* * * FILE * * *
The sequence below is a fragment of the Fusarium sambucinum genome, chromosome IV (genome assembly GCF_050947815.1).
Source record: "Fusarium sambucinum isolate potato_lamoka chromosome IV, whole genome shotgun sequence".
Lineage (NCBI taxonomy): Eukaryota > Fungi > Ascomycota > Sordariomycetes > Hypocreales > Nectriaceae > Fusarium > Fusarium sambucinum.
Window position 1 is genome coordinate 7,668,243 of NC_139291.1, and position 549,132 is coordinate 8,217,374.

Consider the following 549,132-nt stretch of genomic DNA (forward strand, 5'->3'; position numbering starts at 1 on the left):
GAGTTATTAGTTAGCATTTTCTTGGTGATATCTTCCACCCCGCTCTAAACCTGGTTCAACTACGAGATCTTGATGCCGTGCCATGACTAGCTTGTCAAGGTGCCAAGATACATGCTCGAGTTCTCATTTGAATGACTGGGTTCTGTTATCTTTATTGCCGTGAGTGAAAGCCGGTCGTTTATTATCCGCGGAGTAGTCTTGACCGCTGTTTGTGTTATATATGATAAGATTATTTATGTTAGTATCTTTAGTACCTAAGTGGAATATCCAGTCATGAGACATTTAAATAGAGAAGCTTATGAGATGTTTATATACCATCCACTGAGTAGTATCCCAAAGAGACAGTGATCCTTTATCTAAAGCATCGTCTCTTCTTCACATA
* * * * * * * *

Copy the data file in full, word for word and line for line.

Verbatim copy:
The sequence below is a fragment of the Fusarium sambucinum genome, chromosome IV (genome assembly GCF_050947815.1).
Source record: "Fusarium sambucinum isolate potato_lamoka chromosome IV, whole genome shotgun sequence".
Lineage (NCBI taxonomy): Eukaryota > Fungi > Ascomycota > Sordariomycetes > Hypocreales > Nectriaceae > Fusarium > Fusarium sambucinum.
Window position 1 is genome coordinate 7,668,243 of NC_139291.1, and position 549,132 is coordinate 8,217,374.

Consider the following 549,132-nt stretch of genomic DNA (forward strand, 5'->3'; position numbering starts at 1 on the left):
GAGTTATTAGTTAGCATTTTCTTGGTGATATCTTCCACCCCGCTCTAAACCTGGTTCAACTACGAGATCTTGATGCCGTGCCATGACTAGCTTGTCAAGGTGCCAAGATACATGCTCGAGTTCTCATTTGAATGACTGGGTTCTGTTATCTTTATTGCCGTGAGTGAAAGCCGGTCGTTTATTATCCGCGGAGTAGTCTTGACCGCTGTTTGTGTTATATATGATAAGATTATTTATGTTAGTATCTTTAGTACCTAAGTGGAATATCCAGTCATGAGACATTTAAATAGAGAAGCTTATGAGATGTTTATATACCATCCACTGAGTAGTATCCCAAAGAGACAGTGATCCTTTATCTAAAGCATCGTCTCTTCTTCACATA